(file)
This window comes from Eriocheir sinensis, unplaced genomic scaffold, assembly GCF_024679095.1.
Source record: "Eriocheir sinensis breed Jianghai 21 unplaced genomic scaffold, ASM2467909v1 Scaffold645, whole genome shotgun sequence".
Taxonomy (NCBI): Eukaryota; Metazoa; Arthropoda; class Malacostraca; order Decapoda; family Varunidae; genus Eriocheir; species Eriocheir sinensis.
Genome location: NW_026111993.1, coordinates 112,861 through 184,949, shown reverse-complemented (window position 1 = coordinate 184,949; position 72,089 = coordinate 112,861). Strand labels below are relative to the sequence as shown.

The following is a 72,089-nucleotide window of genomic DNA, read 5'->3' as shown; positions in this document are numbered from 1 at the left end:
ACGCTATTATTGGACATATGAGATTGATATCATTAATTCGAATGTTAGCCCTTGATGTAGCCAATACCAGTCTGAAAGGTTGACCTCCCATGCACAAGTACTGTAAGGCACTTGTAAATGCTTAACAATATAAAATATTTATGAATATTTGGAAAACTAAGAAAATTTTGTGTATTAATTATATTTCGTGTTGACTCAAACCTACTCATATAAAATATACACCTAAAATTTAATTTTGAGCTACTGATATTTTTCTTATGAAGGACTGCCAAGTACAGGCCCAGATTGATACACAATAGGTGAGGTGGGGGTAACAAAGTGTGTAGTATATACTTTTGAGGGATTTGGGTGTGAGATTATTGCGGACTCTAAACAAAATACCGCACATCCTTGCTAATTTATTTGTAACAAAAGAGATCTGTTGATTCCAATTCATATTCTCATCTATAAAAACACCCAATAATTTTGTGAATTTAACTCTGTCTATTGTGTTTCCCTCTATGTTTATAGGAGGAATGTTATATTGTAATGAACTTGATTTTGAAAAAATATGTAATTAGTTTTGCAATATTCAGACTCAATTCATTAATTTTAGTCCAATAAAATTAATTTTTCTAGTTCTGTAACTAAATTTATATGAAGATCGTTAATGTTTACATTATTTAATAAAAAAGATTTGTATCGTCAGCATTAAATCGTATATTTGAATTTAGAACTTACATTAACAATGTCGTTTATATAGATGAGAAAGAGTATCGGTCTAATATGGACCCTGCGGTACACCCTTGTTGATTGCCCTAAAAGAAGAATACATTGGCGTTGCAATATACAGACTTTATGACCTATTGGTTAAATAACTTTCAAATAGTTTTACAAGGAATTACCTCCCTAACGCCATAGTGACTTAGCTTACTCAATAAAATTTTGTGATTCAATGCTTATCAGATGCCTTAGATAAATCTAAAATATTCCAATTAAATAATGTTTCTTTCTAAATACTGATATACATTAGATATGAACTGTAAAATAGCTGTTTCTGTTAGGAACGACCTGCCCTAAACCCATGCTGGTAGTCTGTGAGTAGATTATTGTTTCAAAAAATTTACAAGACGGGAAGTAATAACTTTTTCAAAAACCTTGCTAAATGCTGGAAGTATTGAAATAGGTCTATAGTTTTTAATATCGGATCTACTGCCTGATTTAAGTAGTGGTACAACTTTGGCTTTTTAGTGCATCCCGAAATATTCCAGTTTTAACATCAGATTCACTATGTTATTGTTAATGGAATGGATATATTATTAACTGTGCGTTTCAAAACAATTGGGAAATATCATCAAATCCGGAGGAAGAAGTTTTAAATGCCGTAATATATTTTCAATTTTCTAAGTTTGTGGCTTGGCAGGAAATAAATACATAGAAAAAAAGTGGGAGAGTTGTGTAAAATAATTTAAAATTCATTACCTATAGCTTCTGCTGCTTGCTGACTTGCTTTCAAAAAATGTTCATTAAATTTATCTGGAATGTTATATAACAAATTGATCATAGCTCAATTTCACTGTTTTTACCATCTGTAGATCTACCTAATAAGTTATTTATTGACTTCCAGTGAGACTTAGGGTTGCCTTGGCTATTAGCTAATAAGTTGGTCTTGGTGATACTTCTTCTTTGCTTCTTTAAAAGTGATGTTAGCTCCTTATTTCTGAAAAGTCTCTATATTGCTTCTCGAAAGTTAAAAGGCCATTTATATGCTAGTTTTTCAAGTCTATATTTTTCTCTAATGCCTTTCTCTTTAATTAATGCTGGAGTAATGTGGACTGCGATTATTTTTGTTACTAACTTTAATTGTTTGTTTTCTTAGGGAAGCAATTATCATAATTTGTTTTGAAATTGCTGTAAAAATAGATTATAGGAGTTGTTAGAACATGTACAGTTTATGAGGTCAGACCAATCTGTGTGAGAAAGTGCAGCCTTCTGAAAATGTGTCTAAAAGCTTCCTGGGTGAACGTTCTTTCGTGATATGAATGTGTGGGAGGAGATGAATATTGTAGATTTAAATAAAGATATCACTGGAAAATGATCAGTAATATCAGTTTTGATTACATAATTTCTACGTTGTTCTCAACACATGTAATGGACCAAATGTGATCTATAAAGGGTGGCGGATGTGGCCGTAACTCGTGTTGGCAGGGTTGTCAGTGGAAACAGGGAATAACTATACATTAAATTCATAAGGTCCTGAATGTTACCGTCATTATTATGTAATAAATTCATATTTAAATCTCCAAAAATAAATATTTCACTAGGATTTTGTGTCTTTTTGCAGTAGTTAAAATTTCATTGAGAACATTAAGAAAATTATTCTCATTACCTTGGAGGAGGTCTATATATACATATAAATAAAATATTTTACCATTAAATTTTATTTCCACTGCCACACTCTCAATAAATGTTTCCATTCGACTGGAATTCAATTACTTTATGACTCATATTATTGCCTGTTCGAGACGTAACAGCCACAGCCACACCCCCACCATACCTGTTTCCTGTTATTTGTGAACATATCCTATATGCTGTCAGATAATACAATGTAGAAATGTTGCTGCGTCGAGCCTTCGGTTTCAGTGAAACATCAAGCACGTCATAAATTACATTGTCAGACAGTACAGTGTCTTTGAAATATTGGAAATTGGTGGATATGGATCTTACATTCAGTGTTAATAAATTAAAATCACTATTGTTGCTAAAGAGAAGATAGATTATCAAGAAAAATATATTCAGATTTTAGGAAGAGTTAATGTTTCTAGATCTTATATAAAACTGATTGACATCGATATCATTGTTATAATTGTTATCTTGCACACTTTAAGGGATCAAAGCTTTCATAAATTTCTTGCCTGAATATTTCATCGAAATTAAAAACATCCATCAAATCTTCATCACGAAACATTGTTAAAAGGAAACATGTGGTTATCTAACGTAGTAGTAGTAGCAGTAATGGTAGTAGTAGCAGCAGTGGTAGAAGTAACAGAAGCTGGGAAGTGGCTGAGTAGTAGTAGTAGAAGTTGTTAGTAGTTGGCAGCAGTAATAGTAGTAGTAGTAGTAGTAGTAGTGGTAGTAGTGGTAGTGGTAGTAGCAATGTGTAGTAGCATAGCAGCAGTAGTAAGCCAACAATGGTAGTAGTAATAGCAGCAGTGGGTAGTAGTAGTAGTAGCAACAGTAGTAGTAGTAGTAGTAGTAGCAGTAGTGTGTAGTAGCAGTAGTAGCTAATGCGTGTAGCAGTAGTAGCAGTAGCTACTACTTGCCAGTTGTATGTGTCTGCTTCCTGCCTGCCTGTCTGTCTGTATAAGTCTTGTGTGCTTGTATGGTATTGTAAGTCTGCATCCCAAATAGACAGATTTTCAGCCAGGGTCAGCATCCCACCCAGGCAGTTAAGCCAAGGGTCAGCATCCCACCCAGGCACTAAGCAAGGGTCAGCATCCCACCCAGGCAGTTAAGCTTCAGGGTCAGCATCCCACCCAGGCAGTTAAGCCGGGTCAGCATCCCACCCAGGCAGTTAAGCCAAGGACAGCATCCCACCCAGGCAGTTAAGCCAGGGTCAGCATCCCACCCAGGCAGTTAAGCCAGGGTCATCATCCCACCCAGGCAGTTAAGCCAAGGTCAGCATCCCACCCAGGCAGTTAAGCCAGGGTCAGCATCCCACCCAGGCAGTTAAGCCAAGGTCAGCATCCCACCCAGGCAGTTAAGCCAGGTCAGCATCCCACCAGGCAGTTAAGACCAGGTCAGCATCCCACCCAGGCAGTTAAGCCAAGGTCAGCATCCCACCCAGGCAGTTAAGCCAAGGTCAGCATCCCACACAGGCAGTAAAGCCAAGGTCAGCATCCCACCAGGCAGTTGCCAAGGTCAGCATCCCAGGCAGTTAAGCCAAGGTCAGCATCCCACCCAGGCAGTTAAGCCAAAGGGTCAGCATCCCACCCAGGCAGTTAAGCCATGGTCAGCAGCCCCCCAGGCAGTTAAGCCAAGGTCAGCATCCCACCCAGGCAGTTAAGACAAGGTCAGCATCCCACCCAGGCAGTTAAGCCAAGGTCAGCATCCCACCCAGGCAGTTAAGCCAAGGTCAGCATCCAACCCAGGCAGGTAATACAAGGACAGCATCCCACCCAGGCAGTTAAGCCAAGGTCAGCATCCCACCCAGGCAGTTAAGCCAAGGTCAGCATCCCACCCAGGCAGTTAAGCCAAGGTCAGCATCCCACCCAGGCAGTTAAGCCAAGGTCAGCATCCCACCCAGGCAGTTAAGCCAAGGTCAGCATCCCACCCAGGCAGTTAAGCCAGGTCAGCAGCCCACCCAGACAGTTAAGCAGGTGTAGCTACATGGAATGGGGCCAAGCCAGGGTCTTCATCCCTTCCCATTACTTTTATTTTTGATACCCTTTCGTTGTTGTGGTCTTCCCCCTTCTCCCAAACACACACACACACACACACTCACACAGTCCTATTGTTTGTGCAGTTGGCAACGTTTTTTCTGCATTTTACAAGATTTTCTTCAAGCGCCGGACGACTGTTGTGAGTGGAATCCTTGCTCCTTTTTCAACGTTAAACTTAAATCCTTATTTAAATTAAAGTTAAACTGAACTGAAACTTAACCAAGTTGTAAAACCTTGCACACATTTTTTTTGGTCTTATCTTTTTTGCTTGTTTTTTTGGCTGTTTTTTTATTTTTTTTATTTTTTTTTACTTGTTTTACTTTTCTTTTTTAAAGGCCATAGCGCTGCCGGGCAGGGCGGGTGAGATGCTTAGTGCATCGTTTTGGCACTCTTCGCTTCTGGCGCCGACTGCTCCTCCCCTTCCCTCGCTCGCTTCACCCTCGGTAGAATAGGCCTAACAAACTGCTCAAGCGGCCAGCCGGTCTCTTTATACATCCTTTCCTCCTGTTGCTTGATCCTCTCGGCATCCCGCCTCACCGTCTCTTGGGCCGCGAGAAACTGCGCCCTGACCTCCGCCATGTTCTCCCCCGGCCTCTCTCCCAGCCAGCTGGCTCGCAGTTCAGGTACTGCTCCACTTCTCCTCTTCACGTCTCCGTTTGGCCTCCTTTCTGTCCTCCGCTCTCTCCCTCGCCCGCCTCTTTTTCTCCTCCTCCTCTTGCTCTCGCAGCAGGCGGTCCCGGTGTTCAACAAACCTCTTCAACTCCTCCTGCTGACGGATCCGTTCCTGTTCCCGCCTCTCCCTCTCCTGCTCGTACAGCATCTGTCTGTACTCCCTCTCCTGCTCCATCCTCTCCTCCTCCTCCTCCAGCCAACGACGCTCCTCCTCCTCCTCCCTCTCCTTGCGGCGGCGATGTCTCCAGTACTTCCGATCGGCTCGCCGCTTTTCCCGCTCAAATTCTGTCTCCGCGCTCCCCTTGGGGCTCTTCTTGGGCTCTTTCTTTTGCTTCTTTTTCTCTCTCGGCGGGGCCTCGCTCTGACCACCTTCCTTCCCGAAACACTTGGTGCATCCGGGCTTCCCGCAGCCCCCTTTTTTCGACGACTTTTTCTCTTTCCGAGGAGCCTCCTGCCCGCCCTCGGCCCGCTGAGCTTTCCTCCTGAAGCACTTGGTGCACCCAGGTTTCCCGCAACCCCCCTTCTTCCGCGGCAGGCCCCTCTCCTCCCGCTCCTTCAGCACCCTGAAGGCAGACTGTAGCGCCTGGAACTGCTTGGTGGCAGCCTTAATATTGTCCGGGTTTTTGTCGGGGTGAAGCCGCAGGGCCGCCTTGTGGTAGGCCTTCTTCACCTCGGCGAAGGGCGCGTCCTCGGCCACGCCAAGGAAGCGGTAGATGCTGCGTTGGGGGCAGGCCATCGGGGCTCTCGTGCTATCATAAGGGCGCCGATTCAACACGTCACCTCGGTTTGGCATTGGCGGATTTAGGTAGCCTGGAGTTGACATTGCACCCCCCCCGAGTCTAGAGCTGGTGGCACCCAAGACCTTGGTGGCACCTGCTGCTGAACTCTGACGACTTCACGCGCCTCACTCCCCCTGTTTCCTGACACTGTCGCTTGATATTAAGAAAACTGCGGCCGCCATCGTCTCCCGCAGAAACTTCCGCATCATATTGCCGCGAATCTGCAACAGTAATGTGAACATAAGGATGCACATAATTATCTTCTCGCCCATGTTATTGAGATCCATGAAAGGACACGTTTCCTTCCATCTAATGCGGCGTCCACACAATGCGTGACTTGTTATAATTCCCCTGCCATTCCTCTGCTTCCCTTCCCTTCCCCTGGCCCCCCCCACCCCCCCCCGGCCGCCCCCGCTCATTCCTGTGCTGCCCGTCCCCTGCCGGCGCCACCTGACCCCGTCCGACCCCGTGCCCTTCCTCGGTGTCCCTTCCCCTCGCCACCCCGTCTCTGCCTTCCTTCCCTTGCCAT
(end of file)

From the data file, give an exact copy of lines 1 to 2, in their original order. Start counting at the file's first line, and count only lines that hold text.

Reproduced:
This window comes from Eriocheir sinensis, unplaced genomic scaffold, assembly GCF_024679095.1.
Source record: "Eriocheir sinensis breed Jianghai 21 unplaced genomic scaffold, ASM2467909v1 Scaffold645, whole genome shotgun sequence".